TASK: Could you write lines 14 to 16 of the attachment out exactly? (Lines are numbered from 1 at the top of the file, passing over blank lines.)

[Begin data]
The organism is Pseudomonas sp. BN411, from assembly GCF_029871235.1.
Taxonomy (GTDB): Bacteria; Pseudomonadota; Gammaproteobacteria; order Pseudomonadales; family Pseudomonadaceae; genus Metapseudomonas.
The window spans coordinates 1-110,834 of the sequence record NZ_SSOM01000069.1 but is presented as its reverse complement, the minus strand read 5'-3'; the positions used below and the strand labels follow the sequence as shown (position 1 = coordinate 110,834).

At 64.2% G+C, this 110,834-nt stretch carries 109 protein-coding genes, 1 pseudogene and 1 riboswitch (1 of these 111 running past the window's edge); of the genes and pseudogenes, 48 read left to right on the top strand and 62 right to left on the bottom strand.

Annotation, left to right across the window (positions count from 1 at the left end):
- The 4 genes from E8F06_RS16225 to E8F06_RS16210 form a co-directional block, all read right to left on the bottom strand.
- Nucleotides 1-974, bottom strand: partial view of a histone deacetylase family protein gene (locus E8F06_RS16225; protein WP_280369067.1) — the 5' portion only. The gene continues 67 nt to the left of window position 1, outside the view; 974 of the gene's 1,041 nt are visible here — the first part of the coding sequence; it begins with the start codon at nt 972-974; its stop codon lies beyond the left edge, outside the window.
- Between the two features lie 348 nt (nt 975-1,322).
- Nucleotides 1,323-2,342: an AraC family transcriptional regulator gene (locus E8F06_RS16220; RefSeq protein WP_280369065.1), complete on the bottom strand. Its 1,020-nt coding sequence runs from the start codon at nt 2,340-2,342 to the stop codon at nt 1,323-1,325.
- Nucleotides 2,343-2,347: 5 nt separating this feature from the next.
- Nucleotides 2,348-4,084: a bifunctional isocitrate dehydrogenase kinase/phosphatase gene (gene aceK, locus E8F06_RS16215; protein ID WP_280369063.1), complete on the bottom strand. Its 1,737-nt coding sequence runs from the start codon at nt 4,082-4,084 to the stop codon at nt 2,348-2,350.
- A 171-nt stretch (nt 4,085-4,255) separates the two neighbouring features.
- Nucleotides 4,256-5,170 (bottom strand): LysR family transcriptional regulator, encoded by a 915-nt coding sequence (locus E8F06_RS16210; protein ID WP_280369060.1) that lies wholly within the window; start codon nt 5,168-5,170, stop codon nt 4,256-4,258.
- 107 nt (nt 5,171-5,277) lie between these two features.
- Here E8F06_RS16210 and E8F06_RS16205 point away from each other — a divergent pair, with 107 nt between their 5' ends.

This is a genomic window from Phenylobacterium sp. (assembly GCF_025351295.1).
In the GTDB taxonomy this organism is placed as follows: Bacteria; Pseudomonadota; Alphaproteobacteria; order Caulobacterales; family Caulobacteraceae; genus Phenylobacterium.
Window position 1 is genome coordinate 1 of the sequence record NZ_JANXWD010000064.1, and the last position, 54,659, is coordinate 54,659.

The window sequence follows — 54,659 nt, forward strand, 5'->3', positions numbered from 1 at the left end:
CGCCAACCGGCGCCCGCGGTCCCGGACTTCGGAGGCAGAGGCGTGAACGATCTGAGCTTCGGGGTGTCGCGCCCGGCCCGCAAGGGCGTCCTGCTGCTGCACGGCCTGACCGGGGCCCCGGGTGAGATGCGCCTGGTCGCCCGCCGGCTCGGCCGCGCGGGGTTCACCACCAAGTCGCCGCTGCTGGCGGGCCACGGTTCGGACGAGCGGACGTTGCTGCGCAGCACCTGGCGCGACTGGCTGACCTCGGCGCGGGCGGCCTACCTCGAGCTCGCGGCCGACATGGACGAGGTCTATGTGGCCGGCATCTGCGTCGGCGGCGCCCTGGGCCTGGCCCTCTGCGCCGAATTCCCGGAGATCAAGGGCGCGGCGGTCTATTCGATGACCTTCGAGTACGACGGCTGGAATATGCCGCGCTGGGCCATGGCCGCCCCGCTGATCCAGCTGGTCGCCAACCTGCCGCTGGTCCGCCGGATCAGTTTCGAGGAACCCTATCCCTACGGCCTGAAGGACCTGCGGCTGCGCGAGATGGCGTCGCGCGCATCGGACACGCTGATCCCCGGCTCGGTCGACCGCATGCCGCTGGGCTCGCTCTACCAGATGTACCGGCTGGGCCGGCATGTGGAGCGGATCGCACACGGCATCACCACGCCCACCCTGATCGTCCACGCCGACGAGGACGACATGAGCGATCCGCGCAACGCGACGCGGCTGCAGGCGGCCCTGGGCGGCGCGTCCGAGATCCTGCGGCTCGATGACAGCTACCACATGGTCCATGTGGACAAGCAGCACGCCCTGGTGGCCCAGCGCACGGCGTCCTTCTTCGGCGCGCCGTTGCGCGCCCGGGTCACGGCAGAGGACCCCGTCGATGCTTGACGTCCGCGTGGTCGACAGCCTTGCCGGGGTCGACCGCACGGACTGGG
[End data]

- 107 nt (nt 5,171-5,277) lie between these two features.
- Here E8F06_RS16210 and E8F06_RS16205 point away from each other — a divergent pair, with 107 nt between their 5' ends.

This is a genomic window from Phenylobacterium sp. (assembly GCF_025351295.1).